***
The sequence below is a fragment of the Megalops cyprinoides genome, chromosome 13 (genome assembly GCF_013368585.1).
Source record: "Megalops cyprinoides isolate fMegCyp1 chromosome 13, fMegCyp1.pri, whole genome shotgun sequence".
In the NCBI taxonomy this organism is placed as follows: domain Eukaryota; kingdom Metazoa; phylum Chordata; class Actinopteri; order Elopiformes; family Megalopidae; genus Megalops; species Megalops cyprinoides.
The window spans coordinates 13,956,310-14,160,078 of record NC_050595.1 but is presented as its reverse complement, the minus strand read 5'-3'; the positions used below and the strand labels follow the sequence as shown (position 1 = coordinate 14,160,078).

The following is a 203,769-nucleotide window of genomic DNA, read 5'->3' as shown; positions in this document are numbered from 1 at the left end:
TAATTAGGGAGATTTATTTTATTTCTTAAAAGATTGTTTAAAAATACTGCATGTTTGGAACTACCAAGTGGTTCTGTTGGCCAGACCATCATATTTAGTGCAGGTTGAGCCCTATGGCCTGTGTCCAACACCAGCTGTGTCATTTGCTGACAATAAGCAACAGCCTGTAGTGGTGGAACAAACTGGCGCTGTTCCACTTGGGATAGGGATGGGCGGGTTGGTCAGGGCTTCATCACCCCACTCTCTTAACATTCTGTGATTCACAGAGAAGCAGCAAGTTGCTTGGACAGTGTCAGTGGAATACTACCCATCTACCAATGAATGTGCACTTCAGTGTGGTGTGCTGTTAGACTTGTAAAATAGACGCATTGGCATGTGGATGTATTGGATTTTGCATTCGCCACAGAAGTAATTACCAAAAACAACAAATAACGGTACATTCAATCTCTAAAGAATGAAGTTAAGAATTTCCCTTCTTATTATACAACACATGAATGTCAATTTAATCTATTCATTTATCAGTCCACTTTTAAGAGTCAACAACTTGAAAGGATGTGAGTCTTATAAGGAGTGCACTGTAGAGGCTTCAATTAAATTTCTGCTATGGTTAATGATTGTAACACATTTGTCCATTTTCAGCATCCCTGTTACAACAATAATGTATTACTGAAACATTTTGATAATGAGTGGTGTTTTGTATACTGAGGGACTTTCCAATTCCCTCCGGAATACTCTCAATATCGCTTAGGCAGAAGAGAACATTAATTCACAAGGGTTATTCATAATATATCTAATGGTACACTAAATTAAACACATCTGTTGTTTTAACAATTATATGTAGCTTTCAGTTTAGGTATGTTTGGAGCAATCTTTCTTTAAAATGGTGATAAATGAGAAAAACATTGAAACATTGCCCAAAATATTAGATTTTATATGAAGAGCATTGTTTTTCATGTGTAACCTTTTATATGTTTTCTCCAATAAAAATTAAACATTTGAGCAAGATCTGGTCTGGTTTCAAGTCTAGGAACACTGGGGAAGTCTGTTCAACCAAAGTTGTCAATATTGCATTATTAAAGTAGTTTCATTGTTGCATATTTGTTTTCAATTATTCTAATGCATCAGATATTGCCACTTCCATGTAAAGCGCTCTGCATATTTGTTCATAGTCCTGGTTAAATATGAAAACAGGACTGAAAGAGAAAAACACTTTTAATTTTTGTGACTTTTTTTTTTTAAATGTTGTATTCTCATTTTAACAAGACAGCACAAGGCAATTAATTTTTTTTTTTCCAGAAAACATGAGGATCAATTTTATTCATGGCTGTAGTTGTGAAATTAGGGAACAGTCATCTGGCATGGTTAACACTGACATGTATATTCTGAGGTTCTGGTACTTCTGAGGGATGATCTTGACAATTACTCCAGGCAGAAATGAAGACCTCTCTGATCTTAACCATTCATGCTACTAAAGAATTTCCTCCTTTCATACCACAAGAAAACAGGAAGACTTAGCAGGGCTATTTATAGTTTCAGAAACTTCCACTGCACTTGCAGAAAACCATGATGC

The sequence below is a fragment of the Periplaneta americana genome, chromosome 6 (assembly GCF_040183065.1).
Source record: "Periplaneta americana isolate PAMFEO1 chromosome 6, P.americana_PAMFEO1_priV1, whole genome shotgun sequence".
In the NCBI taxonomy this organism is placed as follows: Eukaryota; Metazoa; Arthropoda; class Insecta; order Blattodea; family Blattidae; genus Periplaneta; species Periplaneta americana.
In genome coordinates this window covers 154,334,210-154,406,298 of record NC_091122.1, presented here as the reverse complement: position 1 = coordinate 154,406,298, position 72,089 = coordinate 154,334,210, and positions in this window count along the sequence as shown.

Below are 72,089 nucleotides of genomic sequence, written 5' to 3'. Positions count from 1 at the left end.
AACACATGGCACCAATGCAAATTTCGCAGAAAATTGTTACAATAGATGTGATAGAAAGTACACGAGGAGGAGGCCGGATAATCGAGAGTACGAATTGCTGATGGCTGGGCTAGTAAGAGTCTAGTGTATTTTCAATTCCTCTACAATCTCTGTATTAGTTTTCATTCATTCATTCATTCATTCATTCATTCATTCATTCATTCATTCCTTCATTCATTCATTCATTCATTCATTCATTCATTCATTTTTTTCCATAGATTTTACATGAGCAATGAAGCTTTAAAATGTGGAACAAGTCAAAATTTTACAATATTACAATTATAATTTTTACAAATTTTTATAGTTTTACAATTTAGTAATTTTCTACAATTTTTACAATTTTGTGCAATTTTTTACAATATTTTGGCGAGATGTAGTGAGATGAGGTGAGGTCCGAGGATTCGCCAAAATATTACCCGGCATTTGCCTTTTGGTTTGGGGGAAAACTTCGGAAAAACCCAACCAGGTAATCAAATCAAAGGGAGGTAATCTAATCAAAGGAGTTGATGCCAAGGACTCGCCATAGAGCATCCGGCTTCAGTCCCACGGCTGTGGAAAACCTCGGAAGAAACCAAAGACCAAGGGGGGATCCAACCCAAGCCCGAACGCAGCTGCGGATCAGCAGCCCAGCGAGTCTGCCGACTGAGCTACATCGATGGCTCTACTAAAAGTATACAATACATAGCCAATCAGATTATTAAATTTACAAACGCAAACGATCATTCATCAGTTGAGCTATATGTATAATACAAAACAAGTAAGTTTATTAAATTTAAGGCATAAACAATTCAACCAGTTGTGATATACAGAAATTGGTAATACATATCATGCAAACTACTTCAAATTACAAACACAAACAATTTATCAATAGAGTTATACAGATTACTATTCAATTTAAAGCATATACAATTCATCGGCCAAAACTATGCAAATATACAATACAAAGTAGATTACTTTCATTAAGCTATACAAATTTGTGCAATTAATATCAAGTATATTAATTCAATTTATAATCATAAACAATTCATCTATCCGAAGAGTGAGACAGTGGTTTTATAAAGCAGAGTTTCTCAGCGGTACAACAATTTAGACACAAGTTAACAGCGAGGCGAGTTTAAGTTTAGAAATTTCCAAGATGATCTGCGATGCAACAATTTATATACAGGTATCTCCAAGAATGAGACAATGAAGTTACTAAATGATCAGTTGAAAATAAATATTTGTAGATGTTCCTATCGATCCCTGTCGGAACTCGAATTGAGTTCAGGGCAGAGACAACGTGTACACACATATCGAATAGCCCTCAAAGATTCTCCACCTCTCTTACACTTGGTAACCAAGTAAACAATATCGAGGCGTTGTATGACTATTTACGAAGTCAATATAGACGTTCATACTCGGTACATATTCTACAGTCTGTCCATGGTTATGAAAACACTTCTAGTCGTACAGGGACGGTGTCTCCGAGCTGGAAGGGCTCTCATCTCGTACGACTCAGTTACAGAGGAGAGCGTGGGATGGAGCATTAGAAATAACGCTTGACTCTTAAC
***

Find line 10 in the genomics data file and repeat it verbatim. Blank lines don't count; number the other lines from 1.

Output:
In genome coordinates this window covers 154,334,210-154,406,298 of record NC_091122.1, presented here as the reverse complement: position 1 = coordinate 154,406,298, position 72,089 = coordinate 154,334,210, and positions in this window count along the sequence as shown.